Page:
Have a Tax Question? Ask a Tax Expert
Hi, My name is Mark. I will be happy to help you with your questions.
So you paid the taxes associated with the unpaid loan. As well as a early distribution penalty?
Did you receive a 1099-R?
Usually when you have a unpaid loan, you will be issues a 1099-R (so the IRS would not that there was a retirement distribution) and the loan would be closed out.
Do you have a copy of the 2008 return showing the distribution?
Do you have a copy of the audit report?
You would need to go to the administrator of the 403b plan and demonstrate that the unpaid loan was already reported as a distribution.
The IRS would only have information for 6 years back. I believe the 403b plan administrator would have records of the 1099-R submitted for 2008.
For the IRS to make an adjustment on your return there had to be a 1099-R that was filed.
That makes no sense. If you repay the loan now then you paid taxes on a distribution that you never received.
Let's say that your outstanding loan was $10,000. You paid income taxes and a penalty on this unpaid balance. If you now repay this amount the loan would go way but you still paid the tax and the penalty.
I am looking through some information right now. Give me a few moments.
Here is information from the IRS' web site.
If the affected participant isn’t willing to make corrective payments or have the loan re-amortized then the plan or plan sponsor may simply report the unpaid loan amount as a deemed distribution and issue the form 1099-R in the year of correction.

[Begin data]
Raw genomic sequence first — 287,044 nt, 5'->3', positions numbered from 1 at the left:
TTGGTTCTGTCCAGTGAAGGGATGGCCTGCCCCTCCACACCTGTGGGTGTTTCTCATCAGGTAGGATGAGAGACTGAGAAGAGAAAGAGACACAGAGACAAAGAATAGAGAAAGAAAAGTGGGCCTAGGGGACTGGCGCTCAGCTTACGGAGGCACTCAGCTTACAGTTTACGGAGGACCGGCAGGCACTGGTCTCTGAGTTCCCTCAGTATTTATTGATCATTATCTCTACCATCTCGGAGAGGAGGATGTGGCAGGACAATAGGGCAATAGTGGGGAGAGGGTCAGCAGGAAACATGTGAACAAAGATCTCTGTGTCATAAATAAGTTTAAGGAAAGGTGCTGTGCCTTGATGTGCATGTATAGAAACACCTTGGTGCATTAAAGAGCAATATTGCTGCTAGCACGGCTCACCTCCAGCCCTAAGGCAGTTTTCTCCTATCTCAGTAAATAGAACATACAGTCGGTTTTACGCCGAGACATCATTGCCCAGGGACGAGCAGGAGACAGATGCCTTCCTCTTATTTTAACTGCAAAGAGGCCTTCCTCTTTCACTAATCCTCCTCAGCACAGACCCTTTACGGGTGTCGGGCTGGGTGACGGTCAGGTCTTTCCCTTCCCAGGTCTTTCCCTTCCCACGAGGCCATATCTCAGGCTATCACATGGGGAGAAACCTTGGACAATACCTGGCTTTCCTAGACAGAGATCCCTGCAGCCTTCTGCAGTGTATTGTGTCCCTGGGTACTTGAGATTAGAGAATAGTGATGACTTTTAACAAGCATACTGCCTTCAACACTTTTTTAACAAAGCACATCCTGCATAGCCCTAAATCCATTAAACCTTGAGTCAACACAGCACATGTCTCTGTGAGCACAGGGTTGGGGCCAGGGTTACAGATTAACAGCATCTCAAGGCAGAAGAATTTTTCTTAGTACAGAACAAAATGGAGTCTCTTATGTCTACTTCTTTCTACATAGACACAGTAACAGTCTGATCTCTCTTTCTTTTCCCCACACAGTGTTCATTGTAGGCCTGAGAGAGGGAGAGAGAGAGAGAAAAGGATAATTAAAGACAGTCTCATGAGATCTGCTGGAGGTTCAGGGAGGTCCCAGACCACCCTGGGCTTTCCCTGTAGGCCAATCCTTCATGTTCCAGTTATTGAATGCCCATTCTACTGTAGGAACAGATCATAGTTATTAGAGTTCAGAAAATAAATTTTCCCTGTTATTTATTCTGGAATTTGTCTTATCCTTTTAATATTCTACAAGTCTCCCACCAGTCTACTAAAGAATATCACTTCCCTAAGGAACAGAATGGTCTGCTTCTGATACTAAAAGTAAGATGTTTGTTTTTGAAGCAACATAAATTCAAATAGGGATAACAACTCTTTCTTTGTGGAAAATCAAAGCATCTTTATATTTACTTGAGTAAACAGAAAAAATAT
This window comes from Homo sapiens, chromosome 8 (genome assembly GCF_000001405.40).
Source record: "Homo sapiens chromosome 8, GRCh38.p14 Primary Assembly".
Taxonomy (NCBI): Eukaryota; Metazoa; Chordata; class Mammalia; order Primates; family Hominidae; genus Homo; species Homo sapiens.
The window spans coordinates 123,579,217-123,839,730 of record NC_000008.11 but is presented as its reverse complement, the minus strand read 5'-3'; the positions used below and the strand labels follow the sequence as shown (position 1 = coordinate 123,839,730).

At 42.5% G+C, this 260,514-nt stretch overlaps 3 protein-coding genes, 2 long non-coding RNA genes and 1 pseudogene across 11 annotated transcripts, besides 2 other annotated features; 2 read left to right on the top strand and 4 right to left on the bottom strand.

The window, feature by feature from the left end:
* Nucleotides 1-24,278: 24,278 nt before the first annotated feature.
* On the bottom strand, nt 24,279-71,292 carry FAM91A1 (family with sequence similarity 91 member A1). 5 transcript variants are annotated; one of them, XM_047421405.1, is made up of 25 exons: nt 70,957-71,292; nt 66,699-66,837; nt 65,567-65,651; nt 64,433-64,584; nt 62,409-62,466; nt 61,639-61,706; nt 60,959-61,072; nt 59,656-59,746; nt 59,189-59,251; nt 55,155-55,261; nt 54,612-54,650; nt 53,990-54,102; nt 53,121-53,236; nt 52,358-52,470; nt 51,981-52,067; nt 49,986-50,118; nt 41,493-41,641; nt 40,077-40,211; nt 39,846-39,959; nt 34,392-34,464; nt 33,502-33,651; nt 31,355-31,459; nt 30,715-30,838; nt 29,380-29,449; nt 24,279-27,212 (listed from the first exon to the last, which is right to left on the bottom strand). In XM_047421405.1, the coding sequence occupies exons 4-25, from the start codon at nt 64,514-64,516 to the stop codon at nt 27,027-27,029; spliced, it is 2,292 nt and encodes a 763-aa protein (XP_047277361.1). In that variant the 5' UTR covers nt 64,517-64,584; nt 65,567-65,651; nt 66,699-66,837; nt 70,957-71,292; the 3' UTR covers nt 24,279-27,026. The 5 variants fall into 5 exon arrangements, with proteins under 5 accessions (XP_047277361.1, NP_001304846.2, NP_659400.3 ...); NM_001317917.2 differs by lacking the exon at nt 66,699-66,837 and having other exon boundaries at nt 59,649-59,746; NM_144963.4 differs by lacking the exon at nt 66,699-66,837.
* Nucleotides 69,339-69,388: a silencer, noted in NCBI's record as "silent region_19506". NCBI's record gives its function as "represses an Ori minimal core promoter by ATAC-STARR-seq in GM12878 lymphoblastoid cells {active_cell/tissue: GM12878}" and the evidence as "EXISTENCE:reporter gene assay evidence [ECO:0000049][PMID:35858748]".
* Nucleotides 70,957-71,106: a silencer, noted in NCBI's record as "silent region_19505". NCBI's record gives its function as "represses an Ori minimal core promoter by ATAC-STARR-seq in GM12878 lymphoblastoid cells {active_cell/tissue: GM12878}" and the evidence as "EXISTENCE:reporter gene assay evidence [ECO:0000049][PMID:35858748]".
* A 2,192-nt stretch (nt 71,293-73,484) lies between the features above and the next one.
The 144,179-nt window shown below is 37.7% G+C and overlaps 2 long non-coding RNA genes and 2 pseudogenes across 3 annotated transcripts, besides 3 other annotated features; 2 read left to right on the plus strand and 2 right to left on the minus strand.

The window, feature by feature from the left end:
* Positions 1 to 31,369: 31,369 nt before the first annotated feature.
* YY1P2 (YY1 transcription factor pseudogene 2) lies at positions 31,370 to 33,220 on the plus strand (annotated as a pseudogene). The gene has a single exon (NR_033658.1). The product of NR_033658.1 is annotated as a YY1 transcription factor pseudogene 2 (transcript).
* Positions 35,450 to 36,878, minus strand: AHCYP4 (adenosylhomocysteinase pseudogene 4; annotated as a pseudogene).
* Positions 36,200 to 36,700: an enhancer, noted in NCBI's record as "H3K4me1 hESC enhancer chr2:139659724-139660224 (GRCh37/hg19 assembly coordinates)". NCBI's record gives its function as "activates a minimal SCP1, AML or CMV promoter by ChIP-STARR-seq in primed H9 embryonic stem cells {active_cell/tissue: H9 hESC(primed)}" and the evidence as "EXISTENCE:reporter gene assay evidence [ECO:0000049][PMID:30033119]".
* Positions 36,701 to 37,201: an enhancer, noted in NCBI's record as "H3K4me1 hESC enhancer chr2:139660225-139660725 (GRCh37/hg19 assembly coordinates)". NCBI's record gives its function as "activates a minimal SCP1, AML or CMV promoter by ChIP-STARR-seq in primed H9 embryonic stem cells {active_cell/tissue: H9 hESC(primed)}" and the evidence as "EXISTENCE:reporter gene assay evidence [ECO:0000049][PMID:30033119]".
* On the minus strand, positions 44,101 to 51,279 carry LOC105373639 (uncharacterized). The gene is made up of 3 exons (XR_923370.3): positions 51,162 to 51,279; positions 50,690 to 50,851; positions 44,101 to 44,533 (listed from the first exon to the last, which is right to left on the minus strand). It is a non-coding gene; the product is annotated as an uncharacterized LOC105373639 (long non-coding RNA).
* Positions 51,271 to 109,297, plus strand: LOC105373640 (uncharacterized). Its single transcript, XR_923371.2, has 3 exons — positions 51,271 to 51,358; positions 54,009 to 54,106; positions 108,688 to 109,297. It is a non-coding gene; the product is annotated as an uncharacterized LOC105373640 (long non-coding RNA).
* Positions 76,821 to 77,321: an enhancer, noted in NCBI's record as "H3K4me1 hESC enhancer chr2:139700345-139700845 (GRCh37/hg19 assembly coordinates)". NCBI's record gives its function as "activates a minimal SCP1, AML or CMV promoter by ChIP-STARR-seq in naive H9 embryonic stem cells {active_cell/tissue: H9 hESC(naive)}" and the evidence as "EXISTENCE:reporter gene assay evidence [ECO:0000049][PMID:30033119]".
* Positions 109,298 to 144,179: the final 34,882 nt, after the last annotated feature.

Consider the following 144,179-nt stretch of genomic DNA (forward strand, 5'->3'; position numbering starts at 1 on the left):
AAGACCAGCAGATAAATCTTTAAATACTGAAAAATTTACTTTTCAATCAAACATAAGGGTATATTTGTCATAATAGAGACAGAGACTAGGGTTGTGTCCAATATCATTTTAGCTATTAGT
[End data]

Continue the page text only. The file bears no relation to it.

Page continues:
So this is what I previously said. Let me look quickly look at the tax code.
Internal Revenue Code 72(p)(A) states that the following about 403B loans.
If during any taxable year a participant or beneficiary receives (directly or indirectly) any amount as a loan from a qualified employer plan, such amount shall be treated as having been received by such individual as a distribution under such plan.
The exception would be if the loan is being repaid.
This was a qualified loan from your retirement account. Correct?
So when you repay the loan you are essentially paying yourself back.
Your previous response mentions surrendering a contract. Is life insurance involved?
Is Nationwide charging fees? Do you still have a balance in the 403b account?
I completely understand your frustration. It is nonsense.
I am still looking but everything that I am seeing shows that the loan should have been closed when the 1099-R was issued.
I have found that letters work well. Include a copy to your State's Attorney General.
Draft a letter stating the facts that you explained to me. That you had a loan from your 403-B plan. That the loan defaulted and a 1099-R was issued. The loan should have been closed out at this time. However, you are still receiving notice that the loan is still outstanding.
I had a lot of success dealing with large companies using this approach of CC the state's Attorney General.
You are looking for form 1099-R.